Lastly, if you’re looking for a side to your tacos, grab a bag of cucumbers, jicama and mango, marinated in chile and lime. The water-dense cucumbers and jicama are refreshing, especially on a hot summer day.
I have to say, I can only find one real problem with Rockaway Taco – it’s only open during the summer. Where am I going to get my fish taco fix during those cold New York winters…?
March 16, 2011
So let’s talk about brunch. Brunch is a big deal in NYC. Like, a big effing deal. Crowds congregating outside, lines out the door…Seriously, you don’t mess with brunch.
M. Wells doesn’t mess with brunch. Although they now serve dinner, there was once a time when this little diner in Long Island City only served food from 10AM-4PM. Basically, it served brunch. But brunch food here isn’t your typical eggs and toast or pancakes and maple syrup. Oh no, with a chef formerly from Au Pied de Cochon, a restaurant in Quebec known for its liberal use of foie gras, this is the brunch food of my dreams.
Upon ordering, the originally indifferent waitress gave us a little smile. “I love the way you eat!” (Btw, I love the way I eat too.) What did we order? Well…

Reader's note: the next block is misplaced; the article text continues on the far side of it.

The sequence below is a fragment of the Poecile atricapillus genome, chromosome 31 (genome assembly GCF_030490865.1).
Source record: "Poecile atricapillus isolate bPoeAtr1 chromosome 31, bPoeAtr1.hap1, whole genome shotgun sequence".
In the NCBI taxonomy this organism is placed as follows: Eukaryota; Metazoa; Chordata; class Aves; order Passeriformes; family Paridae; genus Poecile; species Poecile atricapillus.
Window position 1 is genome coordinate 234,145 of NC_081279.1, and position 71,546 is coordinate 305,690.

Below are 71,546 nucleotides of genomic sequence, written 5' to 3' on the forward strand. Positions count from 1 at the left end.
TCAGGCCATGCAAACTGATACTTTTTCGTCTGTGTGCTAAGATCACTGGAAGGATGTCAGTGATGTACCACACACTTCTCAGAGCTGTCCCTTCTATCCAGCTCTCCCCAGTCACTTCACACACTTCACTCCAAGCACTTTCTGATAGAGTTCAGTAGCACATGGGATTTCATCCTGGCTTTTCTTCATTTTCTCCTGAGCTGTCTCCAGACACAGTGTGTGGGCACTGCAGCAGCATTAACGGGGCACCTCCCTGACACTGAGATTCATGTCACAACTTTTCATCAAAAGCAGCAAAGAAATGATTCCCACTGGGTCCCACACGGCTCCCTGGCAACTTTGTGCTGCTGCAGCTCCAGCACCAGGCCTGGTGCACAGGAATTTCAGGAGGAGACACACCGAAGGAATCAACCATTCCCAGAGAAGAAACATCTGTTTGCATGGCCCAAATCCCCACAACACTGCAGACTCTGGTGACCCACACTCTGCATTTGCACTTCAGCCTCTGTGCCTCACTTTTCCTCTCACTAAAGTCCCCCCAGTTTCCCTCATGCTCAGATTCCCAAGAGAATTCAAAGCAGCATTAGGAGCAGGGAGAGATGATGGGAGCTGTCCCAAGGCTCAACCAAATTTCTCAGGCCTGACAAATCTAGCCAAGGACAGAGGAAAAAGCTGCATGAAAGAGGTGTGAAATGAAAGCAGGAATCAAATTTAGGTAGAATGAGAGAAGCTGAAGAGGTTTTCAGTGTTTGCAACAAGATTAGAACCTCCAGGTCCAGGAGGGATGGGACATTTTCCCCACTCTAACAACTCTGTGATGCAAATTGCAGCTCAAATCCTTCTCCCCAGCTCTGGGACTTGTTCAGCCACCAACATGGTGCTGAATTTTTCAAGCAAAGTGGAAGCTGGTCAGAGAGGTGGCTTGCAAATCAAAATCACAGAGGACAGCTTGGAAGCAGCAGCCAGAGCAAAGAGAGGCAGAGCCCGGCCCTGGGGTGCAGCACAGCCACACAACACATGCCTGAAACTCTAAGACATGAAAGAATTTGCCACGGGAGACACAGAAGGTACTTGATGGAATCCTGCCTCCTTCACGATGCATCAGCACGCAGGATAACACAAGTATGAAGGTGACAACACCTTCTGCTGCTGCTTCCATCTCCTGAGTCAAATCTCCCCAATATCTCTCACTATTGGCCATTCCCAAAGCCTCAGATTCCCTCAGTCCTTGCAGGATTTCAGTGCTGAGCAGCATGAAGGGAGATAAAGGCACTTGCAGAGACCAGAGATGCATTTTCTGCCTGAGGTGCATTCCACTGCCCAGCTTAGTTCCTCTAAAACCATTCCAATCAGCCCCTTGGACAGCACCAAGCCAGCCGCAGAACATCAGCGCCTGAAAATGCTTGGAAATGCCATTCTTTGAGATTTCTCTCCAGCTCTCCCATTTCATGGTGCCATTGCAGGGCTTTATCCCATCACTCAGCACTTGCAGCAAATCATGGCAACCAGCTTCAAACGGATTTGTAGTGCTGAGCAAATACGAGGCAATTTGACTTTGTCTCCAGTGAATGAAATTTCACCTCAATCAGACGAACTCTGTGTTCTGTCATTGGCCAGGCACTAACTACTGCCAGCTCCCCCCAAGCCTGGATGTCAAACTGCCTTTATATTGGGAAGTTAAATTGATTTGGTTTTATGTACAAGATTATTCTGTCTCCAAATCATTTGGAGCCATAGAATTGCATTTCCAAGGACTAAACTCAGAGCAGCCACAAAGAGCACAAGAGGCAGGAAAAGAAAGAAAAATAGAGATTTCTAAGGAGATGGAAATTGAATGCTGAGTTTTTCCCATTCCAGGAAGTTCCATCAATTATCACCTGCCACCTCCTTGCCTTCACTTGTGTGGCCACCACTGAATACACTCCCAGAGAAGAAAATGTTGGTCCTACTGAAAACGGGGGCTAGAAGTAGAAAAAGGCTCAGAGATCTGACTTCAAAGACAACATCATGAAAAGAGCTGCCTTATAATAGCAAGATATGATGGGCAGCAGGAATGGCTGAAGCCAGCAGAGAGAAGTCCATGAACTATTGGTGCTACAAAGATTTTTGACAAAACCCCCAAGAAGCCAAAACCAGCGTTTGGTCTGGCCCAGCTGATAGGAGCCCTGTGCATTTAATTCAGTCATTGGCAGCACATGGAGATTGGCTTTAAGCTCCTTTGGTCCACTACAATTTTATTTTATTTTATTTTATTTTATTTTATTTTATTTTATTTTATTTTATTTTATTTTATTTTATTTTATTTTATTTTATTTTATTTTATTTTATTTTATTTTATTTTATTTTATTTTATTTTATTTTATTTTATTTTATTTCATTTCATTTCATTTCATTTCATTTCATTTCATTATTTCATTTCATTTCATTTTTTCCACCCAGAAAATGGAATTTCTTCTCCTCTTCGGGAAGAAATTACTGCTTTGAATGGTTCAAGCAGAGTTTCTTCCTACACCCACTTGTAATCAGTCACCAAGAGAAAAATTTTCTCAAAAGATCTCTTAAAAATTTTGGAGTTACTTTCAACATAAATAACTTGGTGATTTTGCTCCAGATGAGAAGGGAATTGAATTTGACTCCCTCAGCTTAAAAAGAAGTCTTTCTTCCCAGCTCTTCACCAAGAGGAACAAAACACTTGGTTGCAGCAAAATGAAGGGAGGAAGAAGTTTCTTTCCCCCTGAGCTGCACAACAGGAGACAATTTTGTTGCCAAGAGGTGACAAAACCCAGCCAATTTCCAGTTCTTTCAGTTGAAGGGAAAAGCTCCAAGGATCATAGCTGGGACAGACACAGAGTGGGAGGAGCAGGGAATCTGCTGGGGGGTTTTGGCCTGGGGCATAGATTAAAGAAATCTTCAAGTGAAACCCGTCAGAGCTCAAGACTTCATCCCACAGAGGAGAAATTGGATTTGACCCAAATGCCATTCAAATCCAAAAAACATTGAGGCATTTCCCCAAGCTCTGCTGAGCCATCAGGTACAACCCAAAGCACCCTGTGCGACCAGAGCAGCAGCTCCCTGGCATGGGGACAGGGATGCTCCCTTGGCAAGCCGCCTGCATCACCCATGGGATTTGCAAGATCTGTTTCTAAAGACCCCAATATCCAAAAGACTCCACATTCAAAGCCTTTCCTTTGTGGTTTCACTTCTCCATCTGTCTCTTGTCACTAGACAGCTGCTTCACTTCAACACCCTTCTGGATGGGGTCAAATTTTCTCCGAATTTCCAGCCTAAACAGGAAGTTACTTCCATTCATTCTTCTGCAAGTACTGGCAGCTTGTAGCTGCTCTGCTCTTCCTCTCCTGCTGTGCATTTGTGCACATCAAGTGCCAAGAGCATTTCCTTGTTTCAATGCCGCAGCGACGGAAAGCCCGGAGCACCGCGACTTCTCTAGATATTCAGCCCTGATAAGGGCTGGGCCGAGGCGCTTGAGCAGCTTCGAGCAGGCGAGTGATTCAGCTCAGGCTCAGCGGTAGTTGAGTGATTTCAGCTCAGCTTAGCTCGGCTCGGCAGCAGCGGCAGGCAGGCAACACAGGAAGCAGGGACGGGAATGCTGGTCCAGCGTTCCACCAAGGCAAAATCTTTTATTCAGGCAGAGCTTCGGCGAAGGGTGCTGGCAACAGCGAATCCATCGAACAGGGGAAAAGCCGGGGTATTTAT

We started brunch with bone marrow with escargot…
Plump escargot on the bottom, fatty marrow on the top. Give me this instead of butter and toast any morning.
Followed that with a plate of frog legs in a garlic cream sauce…
The crispy frog legs were fantastic, but the garlic cream sauce was the deal sealer. Don’t let them take away your plate unless you’re positive you’re not going to want any more – they took ours away early in the meal (granted, the frog legs were all gone) but we eyed every subsequent plate of cream sauce with longing faces.
Then moved onto the beef tartare…
It’s like steak and eggs! Only not.
And ended brunch with the daily special: a blood sausage hash with braised leeks.
Deliciously offal, the blood sausage was luxuriously smooth and had none of that graininess that I’ve experienced with other blood sausages. The braised leeks and apples in the hash were a sweet compliment.
Like I said before, brunch is serious business in New York, and M. Wells is serious about brunch. (Now to go back to see if it’s as serious about dinner…)
M. Wells – CLOSED
21-17 49th Ave
Long Island City, NY 11101